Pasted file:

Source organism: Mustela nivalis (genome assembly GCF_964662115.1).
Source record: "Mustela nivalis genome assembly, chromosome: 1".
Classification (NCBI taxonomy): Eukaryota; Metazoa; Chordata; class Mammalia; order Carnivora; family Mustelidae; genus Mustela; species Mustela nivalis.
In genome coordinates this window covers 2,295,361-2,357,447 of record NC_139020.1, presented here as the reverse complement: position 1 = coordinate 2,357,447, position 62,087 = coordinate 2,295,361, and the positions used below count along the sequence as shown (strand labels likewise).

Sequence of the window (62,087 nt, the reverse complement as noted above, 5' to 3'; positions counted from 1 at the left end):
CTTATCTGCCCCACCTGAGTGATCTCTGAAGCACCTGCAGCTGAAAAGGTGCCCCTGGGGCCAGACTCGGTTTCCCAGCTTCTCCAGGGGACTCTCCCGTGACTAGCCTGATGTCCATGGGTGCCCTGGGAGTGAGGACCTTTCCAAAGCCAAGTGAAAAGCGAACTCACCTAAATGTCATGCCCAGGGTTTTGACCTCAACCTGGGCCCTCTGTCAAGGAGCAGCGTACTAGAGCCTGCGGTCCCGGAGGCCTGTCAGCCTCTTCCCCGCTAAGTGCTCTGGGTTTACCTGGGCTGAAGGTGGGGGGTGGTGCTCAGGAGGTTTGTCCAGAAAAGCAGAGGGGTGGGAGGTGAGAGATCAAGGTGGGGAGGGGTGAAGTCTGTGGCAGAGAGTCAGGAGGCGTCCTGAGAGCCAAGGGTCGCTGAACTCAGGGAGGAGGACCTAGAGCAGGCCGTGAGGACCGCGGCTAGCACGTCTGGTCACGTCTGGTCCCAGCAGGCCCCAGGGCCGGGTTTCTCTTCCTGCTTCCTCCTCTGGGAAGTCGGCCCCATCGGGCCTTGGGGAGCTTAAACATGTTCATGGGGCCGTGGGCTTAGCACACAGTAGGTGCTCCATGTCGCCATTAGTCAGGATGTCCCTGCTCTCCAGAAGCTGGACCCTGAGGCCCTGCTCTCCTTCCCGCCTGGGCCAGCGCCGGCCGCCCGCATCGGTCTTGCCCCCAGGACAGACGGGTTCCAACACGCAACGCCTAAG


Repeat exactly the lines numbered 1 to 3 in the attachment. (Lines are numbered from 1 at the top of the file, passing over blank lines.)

Source organism: Mustela nivalis (genome assembly GCF_964662115.1).
Source record: "Mustela nivalis genome assembly, chromosome: 1".
Classification (NCBI taxonomy): Eukaryota; Metazoa; Chordata; class Mammalia; order Carnivora; family Mustelidae; genus Mustela; species Mustela nivalis.